Who Came Out on Top?
Full breakdown and analysis of the 2011 Trade Deadline.
by Patrick Crawley / @BasketballFiend
The NBA trade deadline was crazier this year than Charlie Sheen on a 48-hour bender — and there were just as many bad decisions involved.
Twenty teams were involved in trades from Feb. 22-24. In total, 43 players were moved. Fifteen draft picks changed hands.
The Twitter fail whale was gainfully employed.
When the dust finally settled, the landscape of both conferences had changed significantly.
Let’s take a look at how the teams performed at deadline. Here they are, ranked 1-20.
Considering how lousy they’ve been this season, you’d think the Cavs would have been more careful with their assets – what few they have. Instead they were looser than a first-time Blackjack player five drinks deep. Hit on 20? Sure. Trade our best remaining asset for Baron Davis’ three-year, $42 million contract and a first round pick? Why not?!
Goodbye, Mo Williams.
The only reason Davis was playing well this season – and well is a matter of opinion – was Blake Griffin. Blake revitalized him, made him give a crap again. I doubt JJ Hickson will have the same effect.
Hope you guys like lazy defense and lousy shots in crunch time! (A.k.a. the Baron Davis Special.)
Like the Cavs, the ‘Cats moved their best trade chip for peanuts. Gerald Wallace for Joel Przybilla, Dante Cunningham and two first round picks looks OK on paper. Then you remember this is a team that picked DJ Augustin over Brook Lopez in 2008 and used a lottery pick on Gerald Henderson a year later (when they already had a glut of swingmen).
Do you trust them to turn Portland’s (protected) picks into stars in 2011 and 2013? I sure don’t.
Wallace wasn’t going to lead the Bobcats to the promised land, but they didn’t have to give him away. This isn’t the Goodwill.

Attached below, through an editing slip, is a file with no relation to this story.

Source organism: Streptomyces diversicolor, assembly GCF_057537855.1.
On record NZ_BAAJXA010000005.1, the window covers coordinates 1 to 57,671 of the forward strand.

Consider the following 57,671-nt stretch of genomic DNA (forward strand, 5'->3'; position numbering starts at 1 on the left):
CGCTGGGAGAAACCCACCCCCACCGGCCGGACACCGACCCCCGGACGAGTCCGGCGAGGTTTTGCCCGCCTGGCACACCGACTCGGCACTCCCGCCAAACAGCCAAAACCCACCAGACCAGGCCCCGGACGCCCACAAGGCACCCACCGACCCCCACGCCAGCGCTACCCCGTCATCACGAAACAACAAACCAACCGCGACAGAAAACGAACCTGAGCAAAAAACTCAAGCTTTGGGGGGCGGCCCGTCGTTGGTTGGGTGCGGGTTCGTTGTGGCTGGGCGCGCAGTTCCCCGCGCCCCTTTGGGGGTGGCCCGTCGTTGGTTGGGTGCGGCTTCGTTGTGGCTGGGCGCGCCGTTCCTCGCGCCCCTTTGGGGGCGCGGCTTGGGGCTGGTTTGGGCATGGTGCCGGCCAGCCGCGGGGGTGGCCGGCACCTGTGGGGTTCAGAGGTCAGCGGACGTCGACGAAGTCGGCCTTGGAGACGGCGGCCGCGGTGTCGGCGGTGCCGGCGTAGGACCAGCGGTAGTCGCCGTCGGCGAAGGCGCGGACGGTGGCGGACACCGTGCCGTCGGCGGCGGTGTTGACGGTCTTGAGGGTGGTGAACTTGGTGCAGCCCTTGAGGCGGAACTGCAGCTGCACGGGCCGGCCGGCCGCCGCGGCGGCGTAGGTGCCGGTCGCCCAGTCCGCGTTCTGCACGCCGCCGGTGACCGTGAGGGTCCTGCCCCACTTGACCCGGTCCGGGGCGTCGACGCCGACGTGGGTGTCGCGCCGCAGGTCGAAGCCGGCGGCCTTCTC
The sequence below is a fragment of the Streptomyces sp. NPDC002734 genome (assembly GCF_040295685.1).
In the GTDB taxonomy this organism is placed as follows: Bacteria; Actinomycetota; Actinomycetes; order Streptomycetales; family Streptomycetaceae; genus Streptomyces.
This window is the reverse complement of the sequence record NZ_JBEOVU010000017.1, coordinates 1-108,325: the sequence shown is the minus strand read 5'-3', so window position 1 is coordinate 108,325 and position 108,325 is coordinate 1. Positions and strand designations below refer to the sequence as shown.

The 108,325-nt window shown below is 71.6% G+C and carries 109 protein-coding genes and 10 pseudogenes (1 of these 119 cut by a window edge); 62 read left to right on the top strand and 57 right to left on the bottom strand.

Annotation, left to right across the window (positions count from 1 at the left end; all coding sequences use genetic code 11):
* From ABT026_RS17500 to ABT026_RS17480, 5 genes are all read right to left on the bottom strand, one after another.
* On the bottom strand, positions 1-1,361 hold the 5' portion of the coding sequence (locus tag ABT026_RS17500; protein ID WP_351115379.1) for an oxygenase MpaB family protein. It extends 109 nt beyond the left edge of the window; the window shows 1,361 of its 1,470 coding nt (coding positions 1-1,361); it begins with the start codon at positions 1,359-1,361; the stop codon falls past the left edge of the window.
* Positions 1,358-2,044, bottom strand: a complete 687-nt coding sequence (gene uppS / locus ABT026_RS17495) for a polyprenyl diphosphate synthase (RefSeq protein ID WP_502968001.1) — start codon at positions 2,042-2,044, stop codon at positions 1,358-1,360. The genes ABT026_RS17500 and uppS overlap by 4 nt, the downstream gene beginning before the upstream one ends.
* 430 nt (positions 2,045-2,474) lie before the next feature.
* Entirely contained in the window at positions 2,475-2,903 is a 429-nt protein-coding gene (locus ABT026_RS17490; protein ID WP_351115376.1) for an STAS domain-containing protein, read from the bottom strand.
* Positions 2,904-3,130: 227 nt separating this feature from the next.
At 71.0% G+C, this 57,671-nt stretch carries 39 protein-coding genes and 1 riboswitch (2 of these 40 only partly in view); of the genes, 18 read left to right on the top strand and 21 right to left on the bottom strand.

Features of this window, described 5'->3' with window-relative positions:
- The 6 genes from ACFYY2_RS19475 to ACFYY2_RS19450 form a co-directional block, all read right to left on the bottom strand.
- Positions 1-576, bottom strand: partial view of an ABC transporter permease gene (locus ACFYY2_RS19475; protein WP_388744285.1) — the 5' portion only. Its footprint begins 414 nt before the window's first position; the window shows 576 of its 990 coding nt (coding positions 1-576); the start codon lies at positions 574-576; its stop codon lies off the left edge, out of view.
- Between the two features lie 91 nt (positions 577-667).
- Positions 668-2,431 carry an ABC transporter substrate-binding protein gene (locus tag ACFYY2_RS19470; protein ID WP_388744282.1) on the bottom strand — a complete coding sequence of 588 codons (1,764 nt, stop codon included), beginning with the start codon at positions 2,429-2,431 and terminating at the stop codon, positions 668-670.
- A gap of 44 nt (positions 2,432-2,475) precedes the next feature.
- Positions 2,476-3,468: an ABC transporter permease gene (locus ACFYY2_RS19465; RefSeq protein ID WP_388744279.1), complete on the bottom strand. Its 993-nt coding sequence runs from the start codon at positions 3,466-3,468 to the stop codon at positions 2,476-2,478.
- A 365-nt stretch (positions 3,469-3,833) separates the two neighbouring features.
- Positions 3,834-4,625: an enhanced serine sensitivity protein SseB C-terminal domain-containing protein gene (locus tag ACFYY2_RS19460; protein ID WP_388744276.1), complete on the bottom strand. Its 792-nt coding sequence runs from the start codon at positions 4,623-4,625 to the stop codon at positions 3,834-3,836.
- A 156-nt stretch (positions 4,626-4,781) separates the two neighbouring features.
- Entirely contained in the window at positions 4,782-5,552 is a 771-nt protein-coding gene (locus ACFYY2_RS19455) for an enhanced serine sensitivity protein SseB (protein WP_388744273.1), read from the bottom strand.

Stephen Jackson can’t be happy about this one.
18. Sacramento Kings
A year ago the Kings traded Kevin Martin – a 20-ppg scorer and one of the most efficient offensive players in the League – to the Rockets for Carl Landry, Joey Dorsey and Larry Hughes (from New York). At the time, it was considered an OK deal. Not great, but OK. Now that they’ve traded Landry to the Hornets, the only thing they have to show for it is Marcus Thornton (Dorsey and Hughes were cut long ago).
That’s awful — borderline unforgiveable. Thornton will be lucky to crack the rotation, let alone average 20 ppg.
I used to believe in Geoff Petrie (the Kings’ GM). I’m beyond that now.
I don’t care how much cap space you’ve saved, trading your best player for, essentially, a second round pick (Thornton was drafted 43rd overall in 2009) is terrible; just terrible (Charles Barkley voice). Why not just slap Kings fans in the face? It would’ve had the same effect.
17. Toronto Raptors
16. Houston Rockets
I used to think highly of Daryl Morey. Now I’m not so sure.
Granted, Aaron Brooks hasn’t been starting this season. Granted, his defense combined with Kevin Martin’s defense makes Houston’s backcourt a huge defensive liability. Granted, he’ll likely never have a season on par with ’09-10, when Brooks averaged 19.3 points and 5.3 assists per game. But will Goran Dragic really do any better? I doubt it.
Dragic is just as bad as Brooks on defense, and he’s had similar struggles this season from the field. At best, he’s a good backup point guard. Personally, I think Brooks’ ceiling is higher – not that either of them has a very high ceiling.
Trading Shane Battier for Hasheem Thabeet (arguably the biggest bust since Kwame Brown) was a curious move too. Does Morey see Thabeet as a possible replacement for Yao in the middle? I hope not, because that’s crazy talk. Cyndi Lauper.
Maybe Morey has something up his sleeve that I’m not seeing. If not, he has a lot to answer for. The moves he made this week were sub-par.